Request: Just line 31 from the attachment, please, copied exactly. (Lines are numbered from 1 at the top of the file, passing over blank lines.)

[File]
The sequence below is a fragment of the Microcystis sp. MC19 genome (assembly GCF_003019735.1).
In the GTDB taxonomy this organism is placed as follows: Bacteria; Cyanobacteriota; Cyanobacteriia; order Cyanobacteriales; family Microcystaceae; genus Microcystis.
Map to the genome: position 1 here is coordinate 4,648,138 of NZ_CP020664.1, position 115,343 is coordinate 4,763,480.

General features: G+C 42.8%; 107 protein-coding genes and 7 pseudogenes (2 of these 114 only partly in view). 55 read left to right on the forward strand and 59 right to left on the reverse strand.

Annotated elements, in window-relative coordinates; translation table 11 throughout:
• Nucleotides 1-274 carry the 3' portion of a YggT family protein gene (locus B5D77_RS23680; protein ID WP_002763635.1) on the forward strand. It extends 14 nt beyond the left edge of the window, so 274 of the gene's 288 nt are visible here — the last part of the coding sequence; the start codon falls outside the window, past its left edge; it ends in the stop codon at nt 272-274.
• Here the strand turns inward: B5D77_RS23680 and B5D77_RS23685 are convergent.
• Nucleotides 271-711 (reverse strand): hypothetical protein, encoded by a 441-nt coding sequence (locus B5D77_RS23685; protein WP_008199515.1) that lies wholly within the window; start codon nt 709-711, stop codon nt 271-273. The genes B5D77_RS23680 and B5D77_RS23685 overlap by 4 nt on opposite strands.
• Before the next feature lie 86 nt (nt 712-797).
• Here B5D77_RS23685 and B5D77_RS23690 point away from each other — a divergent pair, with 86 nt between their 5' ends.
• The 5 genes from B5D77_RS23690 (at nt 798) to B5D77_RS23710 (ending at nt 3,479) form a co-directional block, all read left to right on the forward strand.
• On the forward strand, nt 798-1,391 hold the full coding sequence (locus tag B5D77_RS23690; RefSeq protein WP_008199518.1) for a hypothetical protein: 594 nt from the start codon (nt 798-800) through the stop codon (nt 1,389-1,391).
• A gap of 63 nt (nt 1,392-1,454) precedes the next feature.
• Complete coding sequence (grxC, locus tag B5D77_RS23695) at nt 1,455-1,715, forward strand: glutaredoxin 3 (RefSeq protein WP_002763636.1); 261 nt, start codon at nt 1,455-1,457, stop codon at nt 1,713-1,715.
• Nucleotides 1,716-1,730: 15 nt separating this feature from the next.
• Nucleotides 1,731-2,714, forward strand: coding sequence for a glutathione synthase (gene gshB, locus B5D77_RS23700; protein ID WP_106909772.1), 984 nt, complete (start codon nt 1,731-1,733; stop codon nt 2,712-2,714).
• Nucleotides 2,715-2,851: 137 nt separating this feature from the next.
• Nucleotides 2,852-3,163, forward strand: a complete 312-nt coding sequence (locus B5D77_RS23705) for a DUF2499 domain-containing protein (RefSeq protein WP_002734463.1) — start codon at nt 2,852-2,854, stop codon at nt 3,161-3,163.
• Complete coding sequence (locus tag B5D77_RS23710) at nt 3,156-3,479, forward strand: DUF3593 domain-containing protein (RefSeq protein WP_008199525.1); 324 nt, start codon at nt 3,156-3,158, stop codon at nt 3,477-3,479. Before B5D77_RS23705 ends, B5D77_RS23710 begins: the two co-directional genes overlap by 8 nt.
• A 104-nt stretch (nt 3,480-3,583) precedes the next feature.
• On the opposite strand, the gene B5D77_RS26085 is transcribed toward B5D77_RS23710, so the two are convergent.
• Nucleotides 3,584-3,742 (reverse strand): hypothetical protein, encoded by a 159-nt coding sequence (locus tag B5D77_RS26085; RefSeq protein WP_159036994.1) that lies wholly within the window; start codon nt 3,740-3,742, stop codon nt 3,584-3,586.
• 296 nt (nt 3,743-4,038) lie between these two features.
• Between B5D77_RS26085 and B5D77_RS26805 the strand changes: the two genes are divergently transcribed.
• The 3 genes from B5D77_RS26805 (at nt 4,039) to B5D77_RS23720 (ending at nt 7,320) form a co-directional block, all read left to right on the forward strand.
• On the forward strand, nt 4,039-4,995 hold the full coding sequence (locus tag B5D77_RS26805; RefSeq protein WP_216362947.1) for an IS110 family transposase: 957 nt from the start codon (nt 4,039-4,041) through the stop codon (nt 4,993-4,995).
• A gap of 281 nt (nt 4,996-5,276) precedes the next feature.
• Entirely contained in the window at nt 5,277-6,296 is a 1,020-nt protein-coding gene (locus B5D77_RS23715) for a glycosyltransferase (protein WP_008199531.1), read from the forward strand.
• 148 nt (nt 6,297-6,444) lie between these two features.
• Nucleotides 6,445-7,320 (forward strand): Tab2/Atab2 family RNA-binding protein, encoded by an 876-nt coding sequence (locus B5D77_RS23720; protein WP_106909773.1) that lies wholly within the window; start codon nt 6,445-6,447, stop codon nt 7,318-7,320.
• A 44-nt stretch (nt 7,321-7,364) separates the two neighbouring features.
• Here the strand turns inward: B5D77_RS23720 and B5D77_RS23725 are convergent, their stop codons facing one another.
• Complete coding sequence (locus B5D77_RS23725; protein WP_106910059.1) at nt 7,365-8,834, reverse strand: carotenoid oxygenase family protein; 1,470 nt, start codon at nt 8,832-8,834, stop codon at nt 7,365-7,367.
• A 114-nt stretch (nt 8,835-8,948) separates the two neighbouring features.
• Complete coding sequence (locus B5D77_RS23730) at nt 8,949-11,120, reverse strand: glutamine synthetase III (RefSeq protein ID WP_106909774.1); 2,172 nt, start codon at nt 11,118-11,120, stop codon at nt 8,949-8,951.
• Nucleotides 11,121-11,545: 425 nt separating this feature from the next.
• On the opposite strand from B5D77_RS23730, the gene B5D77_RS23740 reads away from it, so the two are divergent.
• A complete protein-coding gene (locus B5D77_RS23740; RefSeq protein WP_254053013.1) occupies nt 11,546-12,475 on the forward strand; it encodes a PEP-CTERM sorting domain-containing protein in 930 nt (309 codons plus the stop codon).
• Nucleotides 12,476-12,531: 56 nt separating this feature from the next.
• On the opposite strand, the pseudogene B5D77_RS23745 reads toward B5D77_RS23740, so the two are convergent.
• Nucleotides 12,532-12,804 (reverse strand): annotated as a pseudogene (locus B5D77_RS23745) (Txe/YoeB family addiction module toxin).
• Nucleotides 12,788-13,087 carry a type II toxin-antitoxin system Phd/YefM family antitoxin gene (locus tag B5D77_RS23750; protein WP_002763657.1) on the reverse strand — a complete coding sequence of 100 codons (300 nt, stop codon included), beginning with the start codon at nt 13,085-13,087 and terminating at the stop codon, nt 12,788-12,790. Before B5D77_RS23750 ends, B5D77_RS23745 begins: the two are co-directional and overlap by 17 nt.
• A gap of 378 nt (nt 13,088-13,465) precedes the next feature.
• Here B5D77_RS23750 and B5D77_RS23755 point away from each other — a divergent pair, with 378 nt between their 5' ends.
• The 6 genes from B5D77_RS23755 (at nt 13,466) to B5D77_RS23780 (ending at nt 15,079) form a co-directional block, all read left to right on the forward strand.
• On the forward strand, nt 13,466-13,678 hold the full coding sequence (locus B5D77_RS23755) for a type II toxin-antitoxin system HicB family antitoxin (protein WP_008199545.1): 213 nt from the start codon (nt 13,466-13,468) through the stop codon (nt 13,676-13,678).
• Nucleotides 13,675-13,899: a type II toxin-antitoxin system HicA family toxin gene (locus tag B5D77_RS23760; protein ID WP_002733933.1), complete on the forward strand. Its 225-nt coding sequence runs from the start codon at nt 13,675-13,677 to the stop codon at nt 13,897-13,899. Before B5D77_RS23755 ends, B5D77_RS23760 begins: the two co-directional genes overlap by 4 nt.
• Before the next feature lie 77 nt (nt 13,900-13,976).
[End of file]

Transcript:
• A 44-nt stretch (nt 7,321-7,364) separates the two neighbouring features.